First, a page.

The Thompson Ranch has been around longer than the town of Alberton. It was one of three ranches that first settled the area before the railroad laid down its iron and steel. Half of its 600 acres is in Missoula County, the other half in Mineral, bordering the eastern half of the town. Travelers who take Exit 77 off Interstate 90 are greeted by an iconic stretch of pastures surrounded by barbed wire fences. The property is sliced in half by Adams Street where a small farm house and big red barn peak through a cluster of tall pine trees.
Sadly, the property owner, Bob Lavelle, passed away, which closes another chapter on this historic site. Bob and his wife, Betty, had been living at The Springs in Missoula. They moved there about two years ago where Betty still lives. Bob had been suffering from a long battle with prostate cancer and passed away on the evening of Dec. 4. Betty can no longer live on her own and will remain at The Springs.
Long-time friend Joe Hanson said it was sad to see Bob go. “He always referred to himself as a gentleman rancher. He represented that old saying that he was “all hat and no herd”. But he did a good job keeping the ranch up,” Hanson said.
Hanson helped out at the place for most of his 45 years living in the area — moving irrigation pipe, taking care of horses, cattle and general all-around handyman for anything and everything that needed fixing.
The ranch was a place where Betty called home. It was owned by her father, Fred Thompson, who had taken it over from his parents who were the original settlers. It was the Thompson Ranch, the Bestwick Ranch and the Eddy Ranch that had put down roots in the fertile, flat valley. The Bestwick property is now a subdivision on the west end of Alberton, down the I-90 Frontage Road.
Fred Thompson was crushed by a bull around 1919 and the ranch eventually fell into Betty and Bob’s possession. Their children, Jeaninne and Joe, live out-of-state with the daughter in Ohio and a son is living in New Jersey. Bob’s remains will be cremated and buried in a family cemetery near Philadelphia, Penn. Neither of the kids are interested in keeping the property and it is now listed with Montana Ranch Properties for approximately $1.4 million.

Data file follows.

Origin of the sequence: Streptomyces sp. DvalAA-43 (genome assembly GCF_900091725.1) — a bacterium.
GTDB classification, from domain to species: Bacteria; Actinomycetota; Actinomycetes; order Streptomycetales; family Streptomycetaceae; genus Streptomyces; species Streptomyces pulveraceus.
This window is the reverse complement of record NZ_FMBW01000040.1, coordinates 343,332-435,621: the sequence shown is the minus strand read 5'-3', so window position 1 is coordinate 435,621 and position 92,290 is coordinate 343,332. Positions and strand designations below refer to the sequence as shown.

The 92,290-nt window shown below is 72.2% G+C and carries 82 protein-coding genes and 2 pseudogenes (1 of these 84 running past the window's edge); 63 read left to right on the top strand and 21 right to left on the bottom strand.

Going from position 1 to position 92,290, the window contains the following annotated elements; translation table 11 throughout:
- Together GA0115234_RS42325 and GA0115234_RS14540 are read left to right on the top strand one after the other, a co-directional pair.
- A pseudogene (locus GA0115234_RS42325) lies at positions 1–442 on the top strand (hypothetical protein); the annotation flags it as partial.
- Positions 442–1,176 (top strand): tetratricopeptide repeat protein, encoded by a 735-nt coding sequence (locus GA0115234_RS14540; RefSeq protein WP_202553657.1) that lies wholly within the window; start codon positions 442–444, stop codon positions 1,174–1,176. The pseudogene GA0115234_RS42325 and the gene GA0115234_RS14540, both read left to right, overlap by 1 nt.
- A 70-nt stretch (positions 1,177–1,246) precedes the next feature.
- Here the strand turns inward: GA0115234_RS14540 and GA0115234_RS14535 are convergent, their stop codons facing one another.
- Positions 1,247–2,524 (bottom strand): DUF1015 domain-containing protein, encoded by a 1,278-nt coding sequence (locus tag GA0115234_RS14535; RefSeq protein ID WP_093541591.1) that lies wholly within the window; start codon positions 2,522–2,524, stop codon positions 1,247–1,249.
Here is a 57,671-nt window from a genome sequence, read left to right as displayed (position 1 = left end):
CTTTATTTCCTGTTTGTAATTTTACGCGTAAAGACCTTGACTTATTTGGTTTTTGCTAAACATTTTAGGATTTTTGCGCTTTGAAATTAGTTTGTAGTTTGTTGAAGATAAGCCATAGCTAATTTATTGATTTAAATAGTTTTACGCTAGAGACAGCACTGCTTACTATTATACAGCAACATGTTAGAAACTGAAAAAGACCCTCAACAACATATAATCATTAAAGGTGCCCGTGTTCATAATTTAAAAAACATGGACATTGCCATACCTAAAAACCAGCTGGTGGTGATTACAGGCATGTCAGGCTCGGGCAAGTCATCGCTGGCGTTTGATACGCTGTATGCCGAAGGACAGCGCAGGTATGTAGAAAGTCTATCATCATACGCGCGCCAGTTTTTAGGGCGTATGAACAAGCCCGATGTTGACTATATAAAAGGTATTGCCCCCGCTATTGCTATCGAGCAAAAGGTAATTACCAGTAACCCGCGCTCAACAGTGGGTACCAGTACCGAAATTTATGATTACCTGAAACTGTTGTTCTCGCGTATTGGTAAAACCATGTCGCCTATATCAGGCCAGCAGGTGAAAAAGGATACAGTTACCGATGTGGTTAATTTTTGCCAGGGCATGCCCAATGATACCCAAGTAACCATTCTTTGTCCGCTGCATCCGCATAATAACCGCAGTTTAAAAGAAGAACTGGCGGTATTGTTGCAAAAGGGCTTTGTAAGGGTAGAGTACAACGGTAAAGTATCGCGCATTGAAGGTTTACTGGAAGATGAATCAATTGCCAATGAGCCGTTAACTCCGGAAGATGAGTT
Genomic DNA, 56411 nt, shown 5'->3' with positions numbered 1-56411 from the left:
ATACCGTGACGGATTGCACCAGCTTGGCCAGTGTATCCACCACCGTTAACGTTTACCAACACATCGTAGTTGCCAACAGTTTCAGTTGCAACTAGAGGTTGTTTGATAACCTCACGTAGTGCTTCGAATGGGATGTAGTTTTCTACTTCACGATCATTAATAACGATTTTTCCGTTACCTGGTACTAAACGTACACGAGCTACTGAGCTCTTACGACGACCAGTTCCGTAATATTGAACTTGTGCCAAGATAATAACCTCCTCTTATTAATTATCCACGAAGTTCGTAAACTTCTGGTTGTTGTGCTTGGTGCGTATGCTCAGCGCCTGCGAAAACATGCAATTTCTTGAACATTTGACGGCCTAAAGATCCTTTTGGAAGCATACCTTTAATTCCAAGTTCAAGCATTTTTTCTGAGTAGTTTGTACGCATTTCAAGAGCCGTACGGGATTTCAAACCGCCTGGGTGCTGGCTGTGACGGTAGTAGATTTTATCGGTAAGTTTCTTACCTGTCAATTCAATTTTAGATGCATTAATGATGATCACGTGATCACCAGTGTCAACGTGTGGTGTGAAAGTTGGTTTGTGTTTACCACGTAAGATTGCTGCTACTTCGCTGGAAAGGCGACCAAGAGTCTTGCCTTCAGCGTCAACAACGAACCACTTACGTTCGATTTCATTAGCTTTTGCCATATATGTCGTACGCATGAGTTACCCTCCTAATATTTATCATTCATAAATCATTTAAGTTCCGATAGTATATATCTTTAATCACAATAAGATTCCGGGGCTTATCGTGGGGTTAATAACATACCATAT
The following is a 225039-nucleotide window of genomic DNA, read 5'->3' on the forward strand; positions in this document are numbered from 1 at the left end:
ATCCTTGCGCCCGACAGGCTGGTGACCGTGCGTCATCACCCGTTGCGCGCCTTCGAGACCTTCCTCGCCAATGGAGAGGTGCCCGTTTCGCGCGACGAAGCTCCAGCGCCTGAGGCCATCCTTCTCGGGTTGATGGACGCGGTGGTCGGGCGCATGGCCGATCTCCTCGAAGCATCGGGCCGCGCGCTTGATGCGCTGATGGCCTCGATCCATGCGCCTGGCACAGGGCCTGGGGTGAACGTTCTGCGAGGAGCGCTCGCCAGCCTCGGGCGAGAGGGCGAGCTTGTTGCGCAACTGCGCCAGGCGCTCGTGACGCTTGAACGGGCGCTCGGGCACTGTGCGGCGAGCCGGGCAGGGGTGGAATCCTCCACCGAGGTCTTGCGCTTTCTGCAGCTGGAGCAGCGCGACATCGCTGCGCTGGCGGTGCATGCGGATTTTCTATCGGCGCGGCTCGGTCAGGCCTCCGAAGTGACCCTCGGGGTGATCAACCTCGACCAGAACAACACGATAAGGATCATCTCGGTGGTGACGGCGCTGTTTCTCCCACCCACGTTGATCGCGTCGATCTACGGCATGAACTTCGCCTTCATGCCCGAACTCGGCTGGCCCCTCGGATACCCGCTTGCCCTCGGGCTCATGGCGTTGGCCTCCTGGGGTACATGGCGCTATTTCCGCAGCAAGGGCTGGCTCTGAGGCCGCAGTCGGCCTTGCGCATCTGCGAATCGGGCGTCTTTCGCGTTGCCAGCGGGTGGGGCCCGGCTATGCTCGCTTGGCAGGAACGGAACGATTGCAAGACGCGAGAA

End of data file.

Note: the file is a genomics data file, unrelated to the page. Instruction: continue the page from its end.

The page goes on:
THE BORDERS run from the rocky ledge of the mountain down to the Clark Fork River across Interstate 90 and borders U.S. Forest Service land. It’s home to herds of elk, deer, bear and other wildlife, and has several springs.
“There are eight water rights on the property,” Hanson said. “Eight springs fed by a large underground lake on the mountain with provides 300 gallons of water per minute. It’s probably the same lake that feeds the spring that supports Alberton’s water supply.” There is also a cell tower on the property, bringing in $200,000 for a 20-year-lease.
Hanson has always been an advocate to keep the ranch intact with perhaps a conservation easement or even to see the town buy the place, “just for the water alone,” he said, referring to all of the developments springing up in the area. “It’s as cheap as you can get because its gravity fed and if people want to expand Alberton, where else are you going to get the water? What a better way to pay back than to keep the ranch a ranch?”
But there has been little interest by conservation organizations, which he has approached over the years, or with town residents. That leaves the fate of the property in the hands of whoever buys it. Whether that will be a real estate company that will subdivide it into a housing development, or someone who will keep the ranch, a ranch.